Chicago Public Media’s This American Life recently aired “The Problem We All Live With”—an extended episode with New York Times Magazine reporter Nikole Hannah-Jones on how racial segregation lives on into 21st century classrooms.
School segregation has been on the rise since the 1980s, leading, in part, to a wide achievement gap between Black and White students. Policymakers often focus on the moral achievement of Brown v. Board of Education, but racial separation persists.
- Gary Orfield, Susan E. Eaton, and The Harvard Project on School Desegregation. 1996. Dismantling Desegregation: The Quiet Reversal of Brown v. Board of Education. New York: New Press.
Minority students are much more likely to drop out of school, to be tracked into “low-ability” groups or vocational programs, and to face other barriers to achieving higher education. Ability matters for achievement, but so does the social structure of schools.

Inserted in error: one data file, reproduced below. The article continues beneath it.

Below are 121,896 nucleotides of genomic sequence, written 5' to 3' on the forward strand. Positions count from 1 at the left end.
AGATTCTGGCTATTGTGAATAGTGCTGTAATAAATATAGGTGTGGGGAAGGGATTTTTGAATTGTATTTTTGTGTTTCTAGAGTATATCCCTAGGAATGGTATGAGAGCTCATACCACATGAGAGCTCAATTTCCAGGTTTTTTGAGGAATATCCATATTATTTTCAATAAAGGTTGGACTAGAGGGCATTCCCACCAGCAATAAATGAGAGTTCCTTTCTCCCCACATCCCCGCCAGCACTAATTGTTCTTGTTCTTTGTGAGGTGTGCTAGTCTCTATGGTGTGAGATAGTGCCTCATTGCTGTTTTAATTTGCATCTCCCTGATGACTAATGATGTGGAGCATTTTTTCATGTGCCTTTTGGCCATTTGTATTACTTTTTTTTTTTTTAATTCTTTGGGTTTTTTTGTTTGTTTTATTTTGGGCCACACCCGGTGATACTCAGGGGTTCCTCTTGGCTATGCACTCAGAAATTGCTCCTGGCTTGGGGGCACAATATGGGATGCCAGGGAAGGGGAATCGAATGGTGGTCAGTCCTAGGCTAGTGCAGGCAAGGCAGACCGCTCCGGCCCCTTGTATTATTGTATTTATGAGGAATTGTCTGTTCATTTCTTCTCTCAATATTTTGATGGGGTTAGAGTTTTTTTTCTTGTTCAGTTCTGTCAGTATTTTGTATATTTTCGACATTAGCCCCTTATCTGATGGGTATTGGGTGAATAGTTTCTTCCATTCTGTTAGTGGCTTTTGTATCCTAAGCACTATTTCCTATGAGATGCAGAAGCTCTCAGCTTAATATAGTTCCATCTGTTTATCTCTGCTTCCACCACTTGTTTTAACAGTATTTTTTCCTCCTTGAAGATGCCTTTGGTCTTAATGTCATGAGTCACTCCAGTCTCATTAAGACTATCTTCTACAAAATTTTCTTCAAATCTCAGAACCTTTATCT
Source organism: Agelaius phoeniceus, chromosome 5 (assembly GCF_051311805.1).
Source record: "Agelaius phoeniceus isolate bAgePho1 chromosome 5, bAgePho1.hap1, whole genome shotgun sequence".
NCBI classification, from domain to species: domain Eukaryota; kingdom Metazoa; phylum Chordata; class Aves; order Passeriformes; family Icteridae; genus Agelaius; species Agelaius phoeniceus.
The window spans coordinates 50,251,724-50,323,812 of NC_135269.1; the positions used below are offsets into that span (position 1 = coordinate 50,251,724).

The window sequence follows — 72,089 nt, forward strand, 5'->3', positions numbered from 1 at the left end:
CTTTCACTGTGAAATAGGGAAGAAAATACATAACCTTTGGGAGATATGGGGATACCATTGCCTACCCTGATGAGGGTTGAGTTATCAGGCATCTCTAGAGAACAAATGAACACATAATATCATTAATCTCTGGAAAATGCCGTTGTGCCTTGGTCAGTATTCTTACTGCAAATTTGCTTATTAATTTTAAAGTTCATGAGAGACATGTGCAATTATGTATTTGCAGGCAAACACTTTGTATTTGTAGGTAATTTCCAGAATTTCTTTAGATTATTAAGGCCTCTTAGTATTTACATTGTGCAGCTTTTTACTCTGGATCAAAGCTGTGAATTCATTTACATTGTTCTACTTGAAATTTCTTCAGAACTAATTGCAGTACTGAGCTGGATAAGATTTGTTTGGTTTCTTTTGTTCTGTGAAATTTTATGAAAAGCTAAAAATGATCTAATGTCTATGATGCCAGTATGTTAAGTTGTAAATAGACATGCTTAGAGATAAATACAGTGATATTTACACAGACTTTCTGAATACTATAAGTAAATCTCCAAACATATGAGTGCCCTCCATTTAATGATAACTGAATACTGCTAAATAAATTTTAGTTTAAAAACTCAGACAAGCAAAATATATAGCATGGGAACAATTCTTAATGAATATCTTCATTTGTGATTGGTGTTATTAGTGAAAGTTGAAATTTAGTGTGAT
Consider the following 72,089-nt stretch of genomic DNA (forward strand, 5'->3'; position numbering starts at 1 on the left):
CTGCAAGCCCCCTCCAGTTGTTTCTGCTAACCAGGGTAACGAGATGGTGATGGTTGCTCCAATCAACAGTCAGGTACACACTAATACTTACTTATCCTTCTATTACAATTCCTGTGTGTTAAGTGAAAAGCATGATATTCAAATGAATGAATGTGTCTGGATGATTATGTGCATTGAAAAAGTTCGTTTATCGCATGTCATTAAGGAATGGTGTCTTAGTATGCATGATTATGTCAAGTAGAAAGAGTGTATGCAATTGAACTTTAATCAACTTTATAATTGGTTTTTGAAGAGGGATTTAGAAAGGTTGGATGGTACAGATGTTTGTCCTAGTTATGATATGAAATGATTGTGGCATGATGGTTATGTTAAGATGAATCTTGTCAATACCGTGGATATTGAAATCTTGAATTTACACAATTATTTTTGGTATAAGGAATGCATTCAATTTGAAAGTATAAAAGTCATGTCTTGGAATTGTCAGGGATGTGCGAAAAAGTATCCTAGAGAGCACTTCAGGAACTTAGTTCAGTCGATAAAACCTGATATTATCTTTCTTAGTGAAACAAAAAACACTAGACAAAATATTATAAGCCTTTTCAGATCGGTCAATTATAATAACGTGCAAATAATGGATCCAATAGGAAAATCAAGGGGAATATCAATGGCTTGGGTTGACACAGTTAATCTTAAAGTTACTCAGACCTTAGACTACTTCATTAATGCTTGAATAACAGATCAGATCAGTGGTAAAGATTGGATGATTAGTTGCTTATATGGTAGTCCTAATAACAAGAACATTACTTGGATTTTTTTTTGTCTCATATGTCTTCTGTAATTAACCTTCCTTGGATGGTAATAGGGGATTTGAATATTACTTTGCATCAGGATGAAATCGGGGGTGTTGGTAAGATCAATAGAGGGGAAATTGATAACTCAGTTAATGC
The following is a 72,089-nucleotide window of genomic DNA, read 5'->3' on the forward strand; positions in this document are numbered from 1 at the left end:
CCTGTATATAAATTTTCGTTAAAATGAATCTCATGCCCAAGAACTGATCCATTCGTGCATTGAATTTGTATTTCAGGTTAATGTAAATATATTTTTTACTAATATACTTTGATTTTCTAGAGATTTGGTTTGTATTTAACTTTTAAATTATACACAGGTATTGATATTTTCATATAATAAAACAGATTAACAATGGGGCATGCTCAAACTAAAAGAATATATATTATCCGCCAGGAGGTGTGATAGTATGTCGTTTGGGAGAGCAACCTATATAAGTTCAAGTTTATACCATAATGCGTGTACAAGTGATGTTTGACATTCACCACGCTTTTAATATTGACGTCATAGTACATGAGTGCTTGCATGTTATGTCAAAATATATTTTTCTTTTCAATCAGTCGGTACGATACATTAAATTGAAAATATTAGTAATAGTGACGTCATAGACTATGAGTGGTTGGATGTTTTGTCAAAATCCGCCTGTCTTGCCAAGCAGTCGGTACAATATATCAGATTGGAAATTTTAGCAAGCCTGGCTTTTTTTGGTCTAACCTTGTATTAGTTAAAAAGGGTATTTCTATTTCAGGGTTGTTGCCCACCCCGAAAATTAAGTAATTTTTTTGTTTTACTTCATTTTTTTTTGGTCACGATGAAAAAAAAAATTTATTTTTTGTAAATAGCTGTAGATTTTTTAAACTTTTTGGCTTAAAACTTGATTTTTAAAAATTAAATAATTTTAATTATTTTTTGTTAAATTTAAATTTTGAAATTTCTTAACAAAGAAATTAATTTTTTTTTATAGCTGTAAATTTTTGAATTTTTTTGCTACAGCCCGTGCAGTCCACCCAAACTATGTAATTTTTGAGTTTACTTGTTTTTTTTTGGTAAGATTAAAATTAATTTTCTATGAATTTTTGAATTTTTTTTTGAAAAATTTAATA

- Grace Kao and Jennifer S. Thompson. 2003. “Racial and Ethnic Stratification in Education Achievement and Attainment.” Annual Review of Sociology. 29:417-442
We usually think school segregation really happens at the neighborhood level, but neighborhood segregation has declined since 1990. Instead, we see increasing macro-segregation—patterns where minority groups are concentrated in certain urban and suburban areas. Therefore, entire schools or districts are more likely to see homogenous groups of students.
- Daniel T. Lichter, Domenico Parisi, and Michael C. Taquino. 2015. “Toward a New Macro-Segregation? Decomposing Segregation within and between Metropolitan Cities and Suburbs.” American Sociological Review 80(4):843–73.
For more on inequality in schools, check out the TSP White Paper “Students Squeezed by an Hourglass Economy” by Robert Crosnoe.